Archive for the ‘Strategic Arms Reduction Treaty’ Category

Russia says it is ready for more arms cuts

February 7, 2009

Russia is ready for more nuclear weapons cuts and welcomes President Barack Obama‘s push for talks on an arms reduction treaty, Foreign Minister Sergey Lavrov said in remarks broadcast Saturday.

Russia is believed to have fewer warheads than the U.S. and has indicated it wants a binding deal on further reductions, but Lavrov’s remarks were the clearest statement in the issue since Obama took office last month.

The Kremlin, meanwhile, has called on the Obama administration to abandon policies set by his predecessor George W. Bush, including plans for a missile shield based in former Soviet satellite states and the expansion of NATO into Georgia and Ukraine. Lavrov said Russia had long pressed the Bush administration in vain for a clear response to proposals for replacing the 1991 Strategic Arms Reduction Treaty, or START, when it expires in December.

By STEVE GUTTERMAN, Associated Press Writer

On Thursday, a spokesman for U.S. Secretary of State Hillary Clinton said a replacement treaty for START would be put on a fast track, and that the Obama administration was committed to cuts but had not decided how deep.

“We are ready to go further on the path of reductions and limitations,” Lavrov said, adding only the caveat that Russia’s overarching goal is to ensure its security.

START limited the United States and Russia to 6,000 nuclear warheads each. In 2002, Bush and Vladimir Putin, then president of Russia, agreed on a treaty that set a target of 1,700 to 2,000 deployed strategic warheads on each side by 2012.

Lavrov made no mention of specific numbers in the brief remarks. Asked about media reports claiming a reduction of up to 80 percent could be in the works, he said he had not heard them and that nothing had been confirmed officially.

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Russia Angry, Critical of U.S. On Arms Control

December 20, 2008

A senior Russian diplomat harshly criticised the US stance in arms control talks yesterday, saying it could further erode mutual trust and undermine global stability.

The US and Russia have begun talks on a successor deal to the 1991 Strategic Arms Reduction Treaty which expires in December 2009, but a cold spell in Russia-US relations has stymied talks.

By David Nowak
Associated Press

Russia’s Deputy Foreign Minister Sergei Ryabkov said that Russian and US negotiators have failed to agree on which weapons should be counted under the new deal.

Russia wants to count missiles, bombers and submarines along with nuclear warheads fitted to them, as was done in the START I treaty, while the United States agrees only to count nuclear warheads, Ryabkov said.

“The implementation of the approach proposed by the American side can strip our bilateral relations of a key element – predictability in arms control – and badly destabilise the strategic situation,” Ryabkov said in a statement.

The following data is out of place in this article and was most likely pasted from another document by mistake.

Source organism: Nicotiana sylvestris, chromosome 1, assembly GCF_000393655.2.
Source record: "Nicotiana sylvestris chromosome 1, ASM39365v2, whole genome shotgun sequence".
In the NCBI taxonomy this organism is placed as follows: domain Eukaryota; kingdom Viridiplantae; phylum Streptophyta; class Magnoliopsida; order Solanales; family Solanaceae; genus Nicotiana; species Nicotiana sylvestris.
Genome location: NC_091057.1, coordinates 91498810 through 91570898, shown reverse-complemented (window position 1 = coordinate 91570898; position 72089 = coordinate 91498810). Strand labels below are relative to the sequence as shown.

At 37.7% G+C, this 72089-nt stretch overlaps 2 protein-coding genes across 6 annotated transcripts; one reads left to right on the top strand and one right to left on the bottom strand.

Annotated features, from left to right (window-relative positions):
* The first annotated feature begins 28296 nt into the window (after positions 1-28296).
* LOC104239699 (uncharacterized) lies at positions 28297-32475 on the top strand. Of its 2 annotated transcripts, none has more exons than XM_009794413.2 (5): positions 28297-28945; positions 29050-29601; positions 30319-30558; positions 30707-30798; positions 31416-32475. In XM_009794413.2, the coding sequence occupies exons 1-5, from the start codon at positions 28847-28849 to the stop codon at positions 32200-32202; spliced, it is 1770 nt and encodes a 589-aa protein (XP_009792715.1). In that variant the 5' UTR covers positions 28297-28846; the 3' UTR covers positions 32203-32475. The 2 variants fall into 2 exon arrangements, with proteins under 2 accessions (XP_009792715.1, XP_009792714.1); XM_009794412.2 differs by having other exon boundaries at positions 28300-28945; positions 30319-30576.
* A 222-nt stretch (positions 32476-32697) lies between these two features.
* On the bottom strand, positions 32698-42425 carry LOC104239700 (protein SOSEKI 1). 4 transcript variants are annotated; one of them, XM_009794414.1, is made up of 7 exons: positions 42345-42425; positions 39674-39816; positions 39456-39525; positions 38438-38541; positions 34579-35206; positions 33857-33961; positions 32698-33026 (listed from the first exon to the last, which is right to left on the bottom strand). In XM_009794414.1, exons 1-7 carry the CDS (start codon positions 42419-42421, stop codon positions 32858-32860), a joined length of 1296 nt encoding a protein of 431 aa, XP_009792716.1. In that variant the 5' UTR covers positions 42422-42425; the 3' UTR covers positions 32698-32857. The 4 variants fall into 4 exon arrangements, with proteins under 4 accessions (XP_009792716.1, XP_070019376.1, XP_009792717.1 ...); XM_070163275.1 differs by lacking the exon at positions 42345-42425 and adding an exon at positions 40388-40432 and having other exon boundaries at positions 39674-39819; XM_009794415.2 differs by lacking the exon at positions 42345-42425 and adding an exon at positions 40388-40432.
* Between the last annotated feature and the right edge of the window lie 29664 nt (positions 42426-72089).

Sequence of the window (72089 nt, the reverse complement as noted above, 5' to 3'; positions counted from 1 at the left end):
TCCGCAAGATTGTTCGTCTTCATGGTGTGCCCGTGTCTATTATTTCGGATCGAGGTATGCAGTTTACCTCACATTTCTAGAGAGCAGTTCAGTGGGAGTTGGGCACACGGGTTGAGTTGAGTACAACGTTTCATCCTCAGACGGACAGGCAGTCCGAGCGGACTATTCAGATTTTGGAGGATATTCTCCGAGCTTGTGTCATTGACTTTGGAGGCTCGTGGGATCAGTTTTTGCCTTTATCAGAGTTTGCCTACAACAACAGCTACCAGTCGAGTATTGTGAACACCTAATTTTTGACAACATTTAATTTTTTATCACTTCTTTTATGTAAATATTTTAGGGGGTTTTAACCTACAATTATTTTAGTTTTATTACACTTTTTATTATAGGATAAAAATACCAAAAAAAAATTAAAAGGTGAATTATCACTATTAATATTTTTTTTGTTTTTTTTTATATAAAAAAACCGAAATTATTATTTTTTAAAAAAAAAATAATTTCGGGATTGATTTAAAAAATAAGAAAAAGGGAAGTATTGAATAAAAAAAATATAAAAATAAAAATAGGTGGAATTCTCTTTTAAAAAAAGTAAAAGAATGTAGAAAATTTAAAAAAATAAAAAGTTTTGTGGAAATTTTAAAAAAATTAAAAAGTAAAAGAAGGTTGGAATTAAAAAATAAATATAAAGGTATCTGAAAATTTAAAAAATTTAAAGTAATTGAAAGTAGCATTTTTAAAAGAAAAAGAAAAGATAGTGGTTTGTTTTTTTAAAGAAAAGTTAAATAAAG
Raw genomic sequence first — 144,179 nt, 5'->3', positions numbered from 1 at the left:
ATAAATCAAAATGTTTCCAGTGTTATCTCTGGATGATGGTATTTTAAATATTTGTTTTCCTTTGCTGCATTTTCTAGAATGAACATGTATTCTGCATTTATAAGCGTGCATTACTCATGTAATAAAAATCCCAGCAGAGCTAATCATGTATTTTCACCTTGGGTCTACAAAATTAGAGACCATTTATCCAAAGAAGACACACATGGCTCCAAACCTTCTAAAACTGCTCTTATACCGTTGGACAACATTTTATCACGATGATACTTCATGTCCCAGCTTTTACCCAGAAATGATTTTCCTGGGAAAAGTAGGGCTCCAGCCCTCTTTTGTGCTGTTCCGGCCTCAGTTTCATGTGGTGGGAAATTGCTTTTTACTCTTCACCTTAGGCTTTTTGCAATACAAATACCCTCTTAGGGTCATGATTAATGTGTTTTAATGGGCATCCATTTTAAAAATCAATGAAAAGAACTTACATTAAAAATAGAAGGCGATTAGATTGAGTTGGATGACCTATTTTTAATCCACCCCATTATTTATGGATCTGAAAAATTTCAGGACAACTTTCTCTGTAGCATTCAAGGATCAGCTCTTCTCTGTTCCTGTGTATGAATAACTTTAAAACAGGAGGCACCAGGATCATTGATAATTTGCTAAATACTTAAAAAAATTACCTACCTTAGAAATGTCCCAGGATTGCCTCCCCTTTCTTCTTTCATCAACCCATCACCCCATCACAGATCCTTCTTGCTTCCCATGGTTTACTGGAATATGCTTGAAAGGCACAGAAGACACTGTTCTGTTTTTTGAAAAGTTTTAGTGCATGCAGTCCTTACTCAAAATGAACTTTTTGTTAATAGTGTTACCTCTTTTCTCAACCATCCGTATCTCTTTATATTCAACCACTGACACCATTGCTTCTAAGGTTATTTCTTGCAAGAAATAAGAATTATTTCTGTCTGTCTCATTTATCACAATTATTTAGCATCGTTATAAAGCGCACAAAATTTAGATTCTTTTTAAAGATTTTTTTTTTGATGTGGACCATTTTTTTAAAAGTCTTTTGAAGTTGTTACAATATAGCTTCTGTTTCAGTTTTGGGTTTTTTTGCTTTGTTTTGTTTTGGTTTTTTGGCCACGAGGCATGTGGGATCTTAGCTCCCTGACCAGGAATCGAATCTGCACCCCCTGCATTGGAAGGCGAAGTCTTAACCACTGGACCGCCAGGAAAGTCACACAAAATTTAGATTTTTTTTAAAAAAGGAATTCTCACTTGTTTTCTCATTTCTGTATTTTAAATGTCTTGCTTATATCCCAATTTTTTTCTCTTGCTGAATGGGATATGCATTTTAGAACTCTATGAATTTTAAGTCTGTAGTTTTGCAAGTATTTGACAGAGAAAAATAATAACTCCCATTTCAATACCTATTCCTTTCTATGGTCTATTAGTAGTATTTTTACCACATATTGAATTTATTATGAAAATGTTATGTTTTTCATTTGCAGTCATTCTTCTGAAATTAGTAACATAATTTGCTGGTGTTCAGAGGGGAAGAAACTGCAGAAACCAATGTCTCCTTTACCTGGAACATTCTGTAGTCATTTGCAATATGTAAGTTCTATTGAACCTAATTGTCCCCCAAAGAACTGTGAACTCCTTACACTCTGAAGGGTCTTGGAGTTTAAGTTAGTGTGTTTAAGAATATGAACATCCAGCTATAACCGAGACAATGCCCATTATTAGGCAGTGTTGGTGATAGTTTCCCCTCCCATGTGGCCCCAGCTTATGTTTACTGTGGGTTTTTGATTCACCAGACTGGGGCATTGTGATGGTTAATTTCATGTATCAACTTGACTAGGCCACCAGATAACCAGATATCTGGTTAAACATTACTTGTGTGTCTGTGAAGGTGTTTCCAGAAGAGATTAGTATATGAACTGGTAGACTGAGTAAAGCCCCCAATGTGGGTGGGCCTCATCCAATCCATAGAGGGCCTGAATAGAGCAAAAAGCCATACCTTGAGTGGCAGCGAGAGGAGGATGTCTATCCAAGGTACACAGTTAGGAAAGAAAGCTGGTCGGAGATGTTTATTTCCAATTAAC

US officials argued that missiles, bombers and submarines mustn’t be subject to a nuclear arms control deal because they can also carry conventional weapons.

Russia Testing Obama: Says No To U.S.
Missile Defense & Offers To Stop “Some” Rus

Russia, Obama and the Strategic Chess Tournament
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US, Russia to discuss missile shield in Moscow next week

December 11, 2008

The United States and Russia will hold next talks in Moscow next week on a planned US missile defence shield in Eastern Europe, Itar-Tass agency reported Thursday quoting a junior Russian foreign minister.

“It is too early to forecast the results of this meeting… Everything depends on the new US administration’s assessment of the subject,” said Deputy Foreign Minister Sergei Ryabkov.

A Russian foreign ministry source told Interfax news agency the talks will be held on December 15.

“A new round of talks on political and military questions including the misile defence shield and the Strategic Arms Reduction Treaty (START) will take place on December 15 behind closed doors,” said the source.


John Rood, US under secretary of state for arms control and international security, will meet Ryabkov in the Moscow talks.

US Under Secretary of State John Rood answers a journalist's ... 
US Under Secretary of State John Rood answers a journalist’s question in Budapest in February 2008 during his press conference after talks on missile defence with his Russian counterparts. The United States and Russia will hold next talks in Moscow next week on a planned US missile defence shield in Eastern Europe, Itar-Tass agency reported Thursday quoting a junior Russian foreign minister.(AFP/File/Attila Kisbenedek)

Moscow has sharply criticised the US plans to put an anti-missile radar in the Czech Republic and interceptor missiles in Poland, despite US assurances that the system is not directed against Russia.

Russian Prime Minister Vladimir Putin urged US president-elect Barack Obama last month to drop the planned missile shield.

Obama, who takes office on January 20, has yet to say whether he intends to continue the plan created by the outgoing administration of Republican president George W. Bush.